The amount of news stories referring to collusion or collaboration between the United States and Russia as of recent has done its fair share so as to inspire words like ‘disinformation’ and ‘propaganda’, both of which find their origins in Russian interestingly enough. Aside from the vast numbers of Serfs, Jews, and Slavs that fled Russia from the mid-1800s when Tsar Alexander II granted amnesty to peasants through to the start of WWI, language also made its way into the American English dialect. The following is just a sample of the long list of words and terms in common English use today that originally came from Russian.
1. Agit Prop
This word is a portmanteau, or a combination of two words: propaganda, the spreading of information for the purpose of helping or harming an institution, person, or cause, from English, and agitatsiya, or agitation, from Russian. The best way to define it is political propaganda spread to the general public through popular media. Though the word has a negative connotation in English, it came out of the post-1917 revolution agitprop theater that sought to inform the masses about communism which spread across Europe and, by the 1920s, came to the United States.
Taking the prefix ‘dis-‘ and adding it to the root word implies something as not or false information. Elaborating a bit more, it can be defined as deliberately and often covertly spreading of rumors in order to influence public opinion or obscure the truth. It sounds straight from the English language but the word is widely understood to have come from the Russian dezinformatsiya, meaning misinformation. It was used in Russia as early as 1923 to describe a tactic for the secret police, but it doesn’t gain popularity in the US until the Cold War.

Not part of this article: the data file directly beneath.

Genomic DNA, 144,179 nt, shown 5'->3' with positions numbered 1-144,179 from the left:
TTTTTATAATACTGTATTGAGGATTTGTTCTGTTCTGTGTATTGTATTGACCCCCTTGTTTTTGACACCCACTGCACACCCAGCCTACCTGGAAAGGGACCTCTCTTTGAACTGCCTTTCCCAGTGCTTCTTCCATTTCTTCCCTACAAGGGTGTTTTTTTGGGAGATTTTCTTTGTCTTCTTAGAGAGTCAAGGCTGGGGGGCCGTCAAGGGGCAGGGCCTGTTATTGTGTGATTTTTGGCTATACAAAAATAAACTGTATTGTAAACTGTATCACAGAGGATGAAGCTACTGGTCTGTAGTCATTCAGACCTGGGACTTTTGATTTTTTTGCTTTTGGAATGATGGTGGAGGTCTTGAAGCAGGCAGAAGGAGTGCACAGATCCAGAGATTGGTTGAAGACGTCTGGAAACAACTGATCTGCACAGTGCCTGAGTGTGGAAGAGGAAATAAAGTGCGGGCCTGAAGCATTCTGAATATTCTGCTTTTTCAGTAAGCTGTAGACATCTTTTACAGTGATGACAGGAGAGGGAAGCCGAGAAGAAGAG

The ruler of the Russian empire until 1917. Although from about the middle of the 19th century, the word Czar began to refer to any person of power in a particular sphere of influence outside of Russia. As in “America’s drug czar”.
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Today the word intelligentsia refers to those who make up the artistic, social, or political elite, however was once used in English only to refer to Russians. Taken from the word intelligentsiya which itself comes from the Latin intelligentia, it referred to Russian students of the upper social class who studied in the United States.
The Russian Mamont came into English as early as the 17th century as Mammoth referring specifically to the elephantine beast, but as the popularity of Russian grew with immigrants in the English-speaking world, the word took on adjective from, meaning anything of immense size.
Originally from the Samoyedic language of the Siberian Nenets, the word parka, literally meaning skin coat, came into English in the 17th century and gradually took on its modern meaning of any hooded jacket. Often used today interchangeably with anorak (annoraaq), a word that comes from the Inuit people, partly defined by being waterproof.
The colorless liquor which that has helped countless millions make decisions of questionable merit comes from the Russian word voda (water). Vodka was little known in the United States until the mass immigration of Russian Jews brought it to use in their holiday celebrations.
Once used by the nomadic herders, today is any kind of conical, temporary shelter and comes from the Turkic-speaking areas of Russia. The nomadic herders of the plains developed these skin-over-lattice structures that could be broken down and packed up in a short time to accommodate their wandering lifestyle. Used for millennia across the steppes of Asia, yurts are used today for anything from camping to meditation centers and are generally found everywhere.
While this is only just a brief list of Russian-influenced terms that we use in English, do some research and you’ll be quite happily surprised as to the amount of borrowed words. Das vidanya for now!